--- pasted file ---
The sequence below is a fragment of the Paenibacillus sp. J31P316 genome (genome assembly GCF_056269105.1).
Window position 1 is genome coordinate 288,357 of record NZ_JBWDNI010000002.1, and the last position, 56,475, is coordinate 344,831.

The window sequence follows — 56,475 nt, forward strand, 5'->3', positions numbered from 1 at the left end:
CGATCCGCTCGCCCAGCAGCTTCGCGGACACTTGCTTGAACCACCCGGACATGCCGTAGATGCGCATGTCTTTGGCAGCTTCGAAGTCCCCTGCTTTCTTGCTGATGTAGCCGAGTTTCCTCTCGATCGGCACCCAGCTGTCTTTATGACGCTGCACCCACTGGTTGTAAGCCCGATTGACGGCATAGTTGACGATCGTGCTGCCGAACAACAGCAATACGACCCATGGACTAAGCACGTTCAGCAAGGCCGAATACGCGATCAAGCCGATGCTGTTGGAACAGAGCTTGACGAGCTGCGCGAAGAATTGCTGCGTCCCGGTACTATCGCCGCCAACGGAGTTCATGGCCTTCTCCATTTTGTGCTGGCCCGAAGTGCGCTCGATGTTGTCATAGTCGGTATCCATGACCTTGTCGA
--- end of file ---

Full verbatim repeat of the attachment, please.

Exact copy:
The sequence below is a fragment of the Paenibacillus sp. J31P316 genome (genome assembly GCF_056269105.1).
Window position 1 is genome coordinate 288,357 of record NZ_JBWDNI010000002.1, and the last position, 56,475, is coordinate 344,831.

The window sequence follows — 56,475 nt, forward strand, 5'->3', positions numbered from 1 at the left end:
CGATCCGCTCGCCCAGCAGCTTCGCGGACACTTGCTTGAACCACCCGGACATGCCGTAGATGCGCATGTCTTTGGCAGCTTCGAAGTCCCCTGCTTTCTTGCTGATGTAGCCGAGTTTCCTCTCGATCGGCACCCAGCTGTCTTTATGACGCTGCACCCACTGGTTGTAAGCCCGATTGACGGCATAGTTGACGATCGTGCTGCCGAACAACAGCAATACGACCCATGGACTAAGCACGTTCAGCAAGGCCGAATACGCGATCAAGCCGATGCTGTTGGAACAGAGCTTGACGAGCTGCGCGAAGAATTGCTGCGTCCCGGTACTATCGCCGCCAACGGAGTTCATGGCCTTCTCCATTTTGTGCTGGCCCGAAGTGCGCTCGATGTTGTCATAGTCGGTATCCATGACCTTGTCGA